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Jan II Van Coninxloo: A Meeting Between Worshippers of God

On 02 December 2021, by Caroline Legrand

This 16th-century scene with Abraham and Melchizedek is the work of Flemish Mannerist Jan II Van Coninxloo.

 Jan II Van Coninxloo: A Meeting Between Worshippers of God

Jan II Van Coninxloo (c. 1489-c. 1546), The Meeting of Abraham and Melchizedek, oil on panel, 54.5 x 50 cm/24.5 x 19.7 in.
Estimate: €40,000/50,000

The art of 16th-century sculpture certainly inspired the striking Biblical scene in the foreground—which viewers experience as though they were there, through the magical effect of the imposing size of the protagonists. Active in the southern Netherlands, Jan II Van Coninxloo belonged to a major dynasty of Flemish painters. Though born in Brussels, he worked in Antwerp, the center of Mannerism at the time. As with Jan Gossaert and Jan de Beer, this school was part of a movement that combined traditional Flemish painting with Renaissance art. It was also characterized by lavish gestures and vivid draperies: two aspects found in this depiction of the Meeting of Abraham and Melchizedek in an attractive Gothic architectural setting.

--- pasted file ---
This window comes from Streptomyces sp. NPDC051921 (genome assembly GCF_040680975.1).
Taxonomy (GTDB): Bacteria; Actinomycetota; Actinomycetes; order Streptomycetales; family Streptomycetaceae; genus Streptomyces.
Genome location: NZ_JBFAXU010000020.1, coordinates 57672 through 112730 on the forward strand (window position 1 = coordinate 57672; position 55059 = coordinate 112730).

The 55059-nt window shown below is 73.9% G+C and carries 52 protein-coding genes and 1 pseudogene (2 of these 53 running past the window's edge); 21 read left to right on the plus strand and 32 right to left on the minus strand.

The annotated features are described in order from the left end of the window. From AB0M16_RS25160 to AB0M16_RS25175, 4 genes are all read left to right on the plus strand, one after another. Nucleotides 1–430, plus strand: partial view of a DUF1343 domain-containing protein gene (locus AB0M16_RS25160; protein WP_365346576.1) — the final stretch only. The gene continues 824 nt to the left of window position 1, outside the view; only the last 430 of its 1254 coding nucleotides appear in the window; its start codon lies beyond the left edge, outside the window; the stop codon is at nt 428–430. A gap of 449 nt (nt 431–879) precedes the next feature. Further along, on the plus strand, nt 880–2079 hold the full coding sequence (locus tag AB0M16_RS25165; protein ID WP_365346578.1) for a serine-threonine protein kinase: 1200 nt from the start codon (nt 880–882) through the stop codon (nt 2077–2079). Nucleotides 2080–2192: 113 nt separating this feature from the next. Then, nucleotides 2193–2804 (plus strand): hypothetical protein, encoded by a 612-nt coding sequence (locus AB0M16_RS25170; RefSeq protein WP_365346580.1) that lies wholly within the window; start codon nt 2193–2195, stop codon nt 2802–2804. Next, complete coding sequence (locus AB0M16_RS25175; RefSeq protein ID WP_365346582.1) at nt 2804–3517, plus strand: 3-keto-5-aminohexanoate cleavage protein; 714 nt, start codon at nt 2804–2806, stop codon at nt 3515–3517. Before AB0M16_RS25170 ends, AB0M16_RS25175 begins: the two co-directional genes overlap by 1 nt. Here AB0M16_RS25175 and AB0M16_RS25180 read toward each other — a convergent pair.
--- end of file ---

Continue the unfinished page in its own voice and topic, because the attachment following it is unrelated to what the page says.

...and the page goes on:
This scene, taken from the Book of Genesis, shows Abraham, the patriarch who led his people from Mesopotamia to God's Promised Land, kneeling in knight's armor before the priest and King of Salem (Jerusalem) Melchizedek, dressed in priestly garments. The latter offers him bread and wine, pronouncing the benediction: "May Abram be blessed by the Most High God who created heaven and earth, and blessed be the Most High God who delivered your enemies into your hands". This refers to the war Abraham won against Kedor-Laomer, King of Elam, and his allies, who had attempted to seize the plain of the Jordan and the land of Canaan (Palestine), where the patriarch had settled with the chosen people. In recognition of Melchizedek as a worshipper and priest of the one true God, Abraham offered him a tithe of all he had, i.e. a tenth of his possessions, only accepting food for his companions from him. This scene foreshadows that of the Eucharist and illustrates the chivalric virtues of hospitality, crusading and submission to the Church displayed by Abraham.

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